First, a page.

FEATURE
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Life, the universe and computing

Robert Roe reports from the SC17 conference keynote, detailing progress on the Square kilometre Array project

The keynote for this year’s SC17 conference, the largest supercomputing conference in the USA, held this year in Denver, Colorado covered the progress made by the Square Kilometre Array (SKA) project. The presentation highlighted the need to leverage HPC to solve grand scientific challenges facing humanity.

On Tuesday 14 November two of the researchers for the Square Kilometre Array described the SKA’s international partnership, which will map and study the entire sky in greater detail than ever before in the conferences keynote address.

Underpinning the world’s largest and most powerful array of radio telescopes is a computing system that can process and manage the huge amounts of data generated – approximately 10 petabytes per day.

Philip Diamond, director general of SKA and Rosie Bolton, SKA regional centre project scientist and project scientist for the international engineering consortium designing the high performance computing systems used in the project, took to the stage to highlight the huge requirements for computation and data processing required by the SKA project.

‘SKA is an exascale science project that will push forward the boundaries of scientific endeavour and engineering capability for decades to come,’ stated Bolton.

The presentation then opened with a short video that described some of the ambitious scientific questions that could be answered based on data gathered from the SKA. What are gravitational waves? How does magnetism work throughout the universe? How are planets formed? What is dark matter? What is our history?

While the SKA cannot solve all of these challenges alone, the data it provides will enable researchers to study events such as the formation of planets and galaxies far into the history of the universe.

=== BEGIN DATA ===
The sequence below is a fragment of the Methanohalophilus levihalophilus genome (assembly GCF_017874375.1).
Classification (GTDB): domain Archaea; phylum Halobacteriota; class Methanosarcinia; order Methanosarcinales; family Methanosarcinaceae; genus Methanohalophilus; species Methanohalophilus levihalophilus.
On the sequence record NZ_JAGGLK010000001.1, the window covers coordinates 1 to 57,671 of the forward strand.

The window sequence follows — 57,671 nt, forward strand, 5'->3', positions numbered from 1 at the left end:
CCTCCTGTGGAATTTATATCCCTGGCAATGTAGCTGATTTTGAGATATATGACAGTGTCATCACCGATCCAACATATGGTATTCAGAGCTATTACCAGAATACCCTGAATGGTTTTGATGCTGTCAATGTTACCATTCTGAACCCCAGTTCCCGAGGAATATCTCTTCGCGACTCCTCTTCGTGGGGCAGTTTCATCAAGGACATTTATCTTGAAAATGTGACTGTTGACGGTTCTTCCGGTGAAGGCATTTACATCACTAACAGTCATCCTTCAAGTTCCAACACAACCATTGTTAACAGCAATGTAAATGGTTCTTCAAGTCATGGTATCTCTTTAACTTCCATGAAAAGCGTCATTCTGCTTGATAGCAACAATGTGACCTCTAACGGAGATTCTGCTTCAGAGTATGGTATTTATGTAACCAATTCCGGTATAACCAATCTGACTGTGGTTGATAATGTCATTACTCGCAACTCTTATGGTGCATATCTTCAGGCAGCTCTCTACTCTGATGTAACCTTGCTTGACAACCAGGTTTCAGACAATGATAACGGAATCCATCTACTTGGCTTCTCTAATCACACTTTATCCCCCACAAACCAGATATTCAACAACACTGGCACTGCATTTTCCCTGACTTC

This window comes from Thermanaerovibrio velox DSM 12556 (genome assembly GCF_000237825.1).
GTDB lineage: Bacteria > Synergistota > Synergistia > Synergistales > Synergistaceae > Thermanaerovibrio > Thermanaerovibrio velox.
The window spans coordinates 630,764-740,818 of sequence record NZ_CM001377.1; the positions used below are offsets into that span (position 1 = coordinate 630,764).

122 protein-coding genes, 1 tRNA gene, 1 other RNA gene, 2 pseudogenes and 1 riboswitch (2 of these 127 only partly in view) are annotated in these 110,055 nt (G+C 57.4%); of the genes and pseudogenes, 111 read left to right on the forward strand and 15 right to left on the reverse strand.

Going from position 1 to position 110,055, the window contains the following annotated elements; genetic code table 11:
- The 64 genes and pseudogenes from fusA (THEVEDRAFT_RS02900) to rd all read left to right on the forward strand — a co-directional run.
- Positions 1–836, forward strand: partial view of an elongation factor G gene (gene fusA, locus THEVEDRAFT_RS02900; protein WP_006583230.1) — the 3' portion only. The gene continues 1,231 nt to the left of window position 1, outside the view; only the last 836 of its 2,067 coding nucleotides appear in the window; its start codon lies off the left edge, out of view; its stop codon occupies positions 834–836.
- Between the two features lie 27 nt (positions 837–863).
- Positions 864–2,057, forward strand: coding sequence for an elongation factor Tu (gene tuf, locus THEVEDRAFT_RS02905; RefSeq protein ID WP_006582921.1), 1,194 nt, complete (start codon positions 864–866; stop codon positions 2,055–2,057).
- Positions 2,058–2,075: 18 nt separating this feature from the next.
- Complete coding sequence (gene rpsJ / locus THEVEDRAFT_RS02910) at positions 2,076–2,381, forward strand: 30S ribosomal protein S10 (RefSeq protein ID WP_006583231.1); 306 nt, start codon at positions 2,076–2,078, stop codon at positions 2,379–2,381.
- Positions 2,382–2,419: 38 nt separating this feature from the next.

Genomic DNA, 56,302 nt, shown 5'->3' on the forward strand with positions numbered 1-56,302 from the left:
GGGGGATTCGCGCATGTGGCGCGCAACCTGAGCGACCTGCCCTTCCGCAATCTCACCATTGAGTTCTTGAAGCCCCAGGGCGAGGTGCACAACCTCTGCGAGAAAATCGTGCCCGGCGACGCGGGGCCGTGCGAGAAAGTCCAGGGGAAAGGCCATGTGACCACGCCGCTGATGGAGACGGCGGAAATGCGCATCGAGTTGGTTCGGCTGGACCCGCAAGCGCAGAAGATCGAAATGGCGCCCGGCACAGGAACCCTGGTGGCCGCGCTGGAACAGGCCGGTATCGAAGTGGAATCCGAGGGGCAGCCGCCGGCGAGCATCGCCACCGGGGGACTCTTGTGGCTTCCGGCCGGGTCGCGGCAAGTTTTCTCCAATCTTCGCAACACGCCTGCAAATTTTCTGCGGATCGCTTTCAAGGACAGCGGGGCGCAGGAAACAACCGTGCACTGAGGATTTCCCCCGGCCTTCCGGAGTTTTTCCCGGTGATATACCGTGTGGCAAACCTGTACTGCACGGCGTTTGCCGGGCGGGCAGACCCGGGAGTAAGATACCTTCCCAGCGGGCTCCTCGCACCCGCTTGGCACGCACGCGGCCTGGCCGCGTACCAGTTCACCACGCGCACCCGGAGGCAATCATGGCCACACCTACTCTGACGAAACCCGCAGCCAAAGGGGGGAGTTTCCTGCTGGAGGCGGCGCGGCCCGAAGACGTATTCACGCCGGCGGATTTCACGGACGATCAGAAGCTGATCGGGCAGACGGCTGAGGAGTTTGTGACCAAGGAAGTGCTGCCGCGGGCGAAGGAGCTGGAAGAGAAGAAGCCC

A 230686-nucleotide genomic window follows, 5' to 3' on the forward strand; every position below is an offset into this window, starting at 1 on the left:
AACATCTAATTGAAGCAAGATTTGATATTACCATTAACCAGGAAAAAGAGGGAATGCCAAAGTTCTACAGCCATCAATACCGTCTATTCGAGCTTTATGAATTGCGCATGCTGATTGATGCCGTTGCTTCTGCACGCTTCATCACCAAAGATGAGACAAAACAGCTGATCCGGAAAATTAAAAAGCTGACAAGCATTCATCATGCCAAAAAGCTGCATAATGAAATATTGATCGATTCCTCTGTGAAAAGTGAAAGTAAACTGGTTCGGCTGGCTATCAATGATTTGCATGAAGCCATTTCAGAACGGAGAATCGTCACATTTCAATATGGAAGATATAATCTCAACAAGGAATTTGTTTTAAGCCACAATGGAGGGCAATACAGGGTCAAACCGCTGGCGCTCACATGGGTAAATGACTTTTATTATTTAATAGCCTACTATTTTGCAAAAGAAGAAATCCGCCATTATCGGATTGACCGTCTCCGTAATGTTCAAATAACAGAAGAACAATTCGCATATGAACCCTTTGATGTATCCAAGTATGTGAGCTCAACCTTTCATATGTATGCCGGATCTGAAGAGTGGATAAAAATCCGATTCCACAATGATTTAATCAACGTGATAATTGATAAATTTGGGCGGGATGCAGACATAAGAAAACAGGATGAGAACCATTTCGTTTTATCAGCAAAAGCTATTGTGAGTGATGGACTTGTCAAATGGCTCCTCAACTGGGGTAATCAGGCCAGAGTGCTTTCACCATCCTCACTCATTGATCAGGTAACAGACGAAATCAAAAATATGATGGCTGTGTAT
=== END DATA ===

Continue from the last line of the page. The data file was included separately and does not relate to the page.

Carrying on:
‘We are building a time machine. We are going to look at what our surroundings were like almost at their inception,’ said Bolton.

History of the SKA

The first concepts for the SKA began in September 1993 when the International Union of Radio Science (URSI) established the Large Telescope Working Group to begin a worldwide effort to develop the scientific goals and technical specifications for a large radio observatory.

The working group provided a forum for discussing the technical research required and for mobilising a broad scientific community to cooperate in achieving this common goal.

The two keynote presenters explained that the initial concept for the Square Kilometer Array was for a so called hydrogen array – a telescope sensitive enough to detect the signals from the dark ages of the universe 13 billion years ago.

In 1997, eight institutions from six countries; Australia, Canada, China, India, the Netherlands, and the USA signed an agreement to cooperate in a technology study programme leading to a future very large radio telescope. What followed was a long period of planning and developing agreements between the contributing countries and organisations leading to the creation of the SKA Organisation, a not-for-profit company established in December 2011 to formalise relationships between the international partners and lead the project.

‘Twenty-four years after the initial concept the SKA is an international project funded by 10 countries, bringing together more than 100 engineers and scientists from 270 institutions across 20 countries,’ added Bolton.

A square kilometre of collecting area

The SKA project is extremely ambitious in scope as its aim is to create a radio telescope array with a collecting area of one square kilometre. This will make the SKA the largest radio telescope array ever constructed, by some margin.

To achieve this, the SKA will use thousands of dishes (high frequency) and many more low frequency and mid-frequency aperture array telescopes.